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Denison to Houston.
rose gloriously to the occasion, showing
every attention to the ladies, and answerDENISON, Tex., April 8, 1903. ing thousands of questions without a murEDITOR JOURNAL: Before the JOURNAL
It seemed to us that the brakemen goes to press, Div. 177 wants to put in a swung their lanterns more gracefully than word about the now famous union meeting usual, but we all felt sorry for the poor at Houston. We want to get on record as engineers, who would rather have lost stating that this was an all-around howling their wedding rings, their oil cans, or success from the time we got on the deco- their nerve than to have lost this golden rated car, so kindly furnished by the Katy' opportunity of having such a delightful at Denison, straight through to the grand trip with the soft-voiced women of the finale, after which a tired lot of engineers South and the flower of Southern chivalry. pulled over the hill towards home.
But we cannot eat our cake and keep it,
SPECIAL CAR FOR HOUSTON.-M., K. & T. RY. In the first place, we had the swellest too, and their names will appear on the paycrowd of nice, jolly folks that ever at- roll for days when we will “not be in it," tended a camp meeting, composed of Bros. besides being enrolled on the tablets of the C C. Hotchkiss and wife, L. Metcalf and Most High for their noble sacrifice of self wife, John Crotty and wife, E. Wilson and in the cause of their Brothers. The porter wife, Bro. Preston and wife, John Smart treated us as though we had each handed and wife, Ed Bevins and wife, W. C. him a dollar, and the section men strewed Thompson and wife, J. W. Corn and wife, feathers along the track so that we should W. D. Oland and wife, R. W. Mays, James not be disturbed in our delicious dayBruce, H. K. Briggs and wife, Mrs. Galiger, dreams, but could read our papers or make Finley and Charley Fletcher, John Curry, love to our sweethearts with all the grace Bro. Dowd, A. V. Jillings, Chas. Duncan in the world. and wife, Mrs. W. H. Murphy, D. T. Reece, We reached Houston a little late on acand Mrs. Chas. Cook. Even the conductors count of the laughter on board applying
rolls your way, for it is useless to describe
By thinking on the frosty Caucasus,
By bare imagination of a feast?" The meeting of March 5, 6 and 7 is now a thing of the past, except in the memories of those who attended, but in their hearts and minds it will ever live and reign associated with the thoughts of kindness, courtesy and generosity from our Brothers of Divs. 366 and 139, and from the M., K. & T., who made our trip so comfortable and pleasant. C. C. HOTCHKISS,
J. W. CORN, Com.
Evidence of Cordial Relations,
the air brakes and holding the train back, but the delay only served to whet the appetite, for
“'Tis expectation makes a blessing dear.” From the moment that we reached the loveliest city in Texas we knew that we were welcome, and each one thought in his heart that there never was a more beautiful and pleasant town.
We need not take up the events of that day, as an adept is needed to tell in detail of the delightful reception given us by the most beautiful women we have ever met. (Gentlemen, you will understand the situation when we say that the ladies of Denison are alone excepted. We are most of us married. We prefer not to find the doors locked and the stove cold when we get in from our next trip.)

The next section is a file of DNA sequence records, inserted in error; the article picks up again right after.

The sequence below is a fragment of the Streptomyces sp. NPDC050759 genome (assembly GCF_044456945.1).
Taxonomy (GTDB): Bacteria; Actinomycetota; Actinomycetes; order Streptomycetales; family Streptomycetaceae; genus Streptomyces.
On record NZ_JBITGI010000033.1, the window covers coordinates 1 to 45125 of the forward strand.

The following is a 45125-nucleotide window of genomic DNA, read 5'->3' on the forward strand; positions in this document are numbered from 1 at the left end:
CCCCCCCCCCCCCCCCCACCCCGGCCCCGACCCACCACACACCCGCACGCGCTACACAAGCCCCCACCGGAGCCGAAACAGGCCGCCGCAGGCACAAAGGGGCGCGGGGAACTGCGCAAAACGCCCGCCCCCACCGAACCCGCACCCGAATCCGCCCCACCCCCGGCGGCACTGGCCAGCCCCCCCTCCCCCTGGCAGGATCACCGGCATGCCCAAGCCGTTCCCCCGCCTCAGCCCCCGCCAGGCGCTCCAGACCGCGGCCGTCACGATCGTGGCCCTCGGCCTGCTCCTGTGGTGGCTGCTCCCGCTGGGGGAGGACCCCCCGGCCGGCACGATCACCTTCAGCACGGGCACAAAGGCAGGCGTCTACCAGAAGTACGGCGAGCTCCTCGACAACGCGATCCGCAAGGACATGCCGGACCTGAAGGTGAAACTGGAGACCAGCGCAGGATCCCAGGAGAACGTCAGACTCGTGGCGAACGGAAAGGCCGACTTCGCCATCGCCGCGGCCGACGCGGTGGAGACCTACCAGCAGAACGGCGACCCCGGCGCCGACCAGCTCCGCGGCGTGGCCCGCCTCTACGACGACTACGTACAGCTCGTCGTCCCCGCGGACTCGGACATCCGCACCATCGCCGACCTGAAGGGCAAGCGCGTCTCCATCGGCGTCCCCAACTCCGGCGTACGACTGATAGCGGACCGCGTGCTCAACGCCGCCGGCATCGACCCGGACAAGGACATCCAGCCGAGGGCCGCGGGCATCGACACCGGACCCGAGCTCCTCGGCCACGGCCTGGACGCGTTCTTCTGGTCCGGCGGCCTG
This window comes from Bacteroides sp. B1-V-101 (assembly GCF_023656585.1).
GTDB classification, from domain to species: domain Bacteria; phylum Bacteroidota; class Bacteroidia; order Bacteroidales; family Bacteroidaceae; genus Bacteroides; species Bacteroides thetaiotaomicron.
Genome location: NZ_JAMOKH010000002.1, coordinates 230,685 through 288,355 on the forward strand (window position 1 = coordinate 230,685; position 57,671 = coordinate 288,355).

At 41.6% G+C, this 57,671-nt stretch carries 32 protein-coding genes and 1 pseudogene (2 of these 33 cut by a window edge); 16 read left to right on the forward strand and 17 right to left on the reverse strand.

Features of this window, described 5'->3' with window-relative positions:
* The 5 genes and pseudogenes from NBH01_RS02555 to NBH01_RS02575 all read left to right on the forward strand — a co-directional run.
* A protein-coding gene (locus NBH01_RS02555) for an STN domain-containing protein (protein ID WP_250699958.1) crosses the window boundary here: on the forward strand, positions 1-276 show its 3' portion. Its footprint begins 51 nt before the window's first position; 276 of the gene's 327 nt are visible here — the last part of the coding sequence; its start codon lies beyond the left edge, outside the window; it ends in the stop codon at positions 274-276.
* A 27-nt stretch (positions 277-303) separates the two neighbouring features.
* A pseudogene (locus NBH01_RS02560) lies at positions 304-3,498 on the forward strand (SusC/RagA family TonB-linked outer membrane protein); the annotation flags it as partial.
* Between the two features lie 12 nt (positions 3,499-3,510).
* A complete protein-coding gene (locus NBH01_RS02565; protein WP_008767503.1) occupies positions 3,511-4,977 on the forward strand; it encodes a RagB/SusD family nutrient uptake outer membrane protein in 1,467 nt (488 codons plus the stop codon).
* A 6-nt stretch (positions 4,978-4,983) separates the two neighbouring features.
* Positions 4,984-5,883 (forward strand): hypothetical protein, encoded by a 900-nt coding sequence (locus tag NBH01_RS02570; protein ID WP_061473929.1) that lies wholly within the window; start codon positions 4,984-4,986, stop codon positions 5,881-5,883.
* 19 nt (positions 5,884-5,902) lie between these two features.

It would require an artist to dwell upon the complimentary excursion to Galveston, that beautiful island city whose history is so checkered with sunshine and shadow, with smiles and tears; a philosopher to speak of its beauties and its tragedy, and teach us the lessons that have been written upon the clouds, upon the sea, and upon the sands of the shore as upon a scroll.
To Divs. 366 and 139 we desire to say, that we shall ever hold in grateful memory your kindness to us, and besides, express our appreciation of the honor shown our Chief, R. W. Mays, who, on account of his great beauty and god-like physique, was given the post of honor by the side of the Grand Chief.
Words fail us in describing the banquet served, which was too good for any but angels, or very honest nren, We think that Divs. 366 and 139 must have taken our advice and asked a great deal of aid from the ladies, judging from the results attained, “For their bounty, there was no Winter in it." "A Summer 'twas which grew the more with
reaping." Oh! When shall we have such another delightful meeting? “What next repast shall feast us, light and choice of Attic taste?'
My Brothers who were absent from this meeting, do not, we beg, again miss the golden ball of opportunity wher next it
ALTOONA, Wis., March 8, 1903. EDITOR JOURNAL: I send you today, under separate cover, a group photo of the General Committee of Adjustment, C., St. P., M. & O. Ry. (which will be seen on page 304.) This committee met with the general officers on Feb. 24, 1903, at 10:30 A. M., and after less than five hours discussion adjusted a new wage schedule, effective March 1, an entirely satisfactory increase being allowed for all classes of engines, and for all service. We think we have broken the record for rapid work in making a new schedule. But this I consider an easy matter where there is perfect harmony among the members of the committee and confidence between the committee and the general officers of the railway company.
The Chairmen, Brother Hall and Brother Fitzgerald have been members of this general committee for the past eighteen years, Brother Perry for eight years, and Brothers Sharpless and Hammer for three years, Brother Hall has also been Chief of his Division, 241, for 12 years. Brother Fitzgerald served as chairman of our general board for fifteen years and retired from the position voluntarily. He has also filled the office of Secretary of Insurance for his Division, 369, for over